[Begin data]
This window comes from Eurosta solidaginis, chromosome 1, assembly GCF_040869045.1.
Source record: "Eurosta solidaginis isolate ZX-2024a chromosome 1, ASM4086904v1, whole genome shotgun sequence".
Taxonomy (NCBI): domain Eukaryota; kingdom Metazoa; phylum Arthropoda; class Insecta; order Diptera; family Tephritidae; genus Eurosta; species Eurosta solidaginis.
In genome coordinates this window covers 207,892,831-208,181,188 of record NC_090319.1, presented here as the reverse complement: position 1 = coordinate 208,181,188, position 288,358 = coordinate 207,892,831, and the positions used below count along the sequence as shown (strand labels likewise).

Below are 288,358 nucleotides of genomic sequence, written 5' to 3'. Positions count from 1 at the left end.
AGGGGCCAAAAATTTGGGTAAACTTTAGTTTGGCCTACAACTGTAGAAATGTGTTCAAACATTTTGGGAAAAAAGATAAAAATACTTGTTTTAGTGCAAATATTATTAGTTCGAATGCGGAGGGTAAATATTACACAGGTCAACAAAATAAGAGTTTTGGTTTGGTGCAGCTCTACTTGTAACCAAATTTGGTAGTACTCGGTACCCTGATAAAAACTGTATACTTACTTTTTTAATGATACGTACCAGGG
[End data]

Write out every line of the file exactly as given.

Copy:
This window comes from Eurosta solidaginis, chromosome 1, assembly GCF_040869045.1.
Source record: "Eurosta solidaginis isolate ZX-2024a chromosome 1, ASM4086904v1, whole genome shotgun sequence".
Taxonomy (NCBI): domain Eukaryota; kingdom Metazoa; phylum Arthropoda; class Insecta; order Diptera; family Tephritidae; genus Eurosta; species Eurosta solidaginis.
In genome coordinates this window covers 207,892,831-208,181,188 of record NC_090319.1, presented here as the reverse complement: position 1 = coordinate 208,181,188, position 288,358 = coordinate 207,892,831, and the positions used below count along the sequence as shown (strand labels likewise).

Below are 288,358 nucleotides of genomic sequence, written 5' to 3'. Positions count from 1 at the left end.
AGGGGCCAAAAATTTGGGTAAACTTTAGTTTGGCCTACAACTGTAGAAATGTGTTCAAACATTTTGGGAAAAAAGATAAAAATACTTGTTTTAGTGCAAATATTATTAGTTCGAATGCGGAGGGTAAATATTACACAGGTCAACAAAATAAGAGTTTTGGTTTGGTGCAGCTCTACTTGTAACCAAATTTGGTAGTACTCGGTACCCTGATAAAAACTGTATACTTACTTTTTTAATGATACGTACCAGGG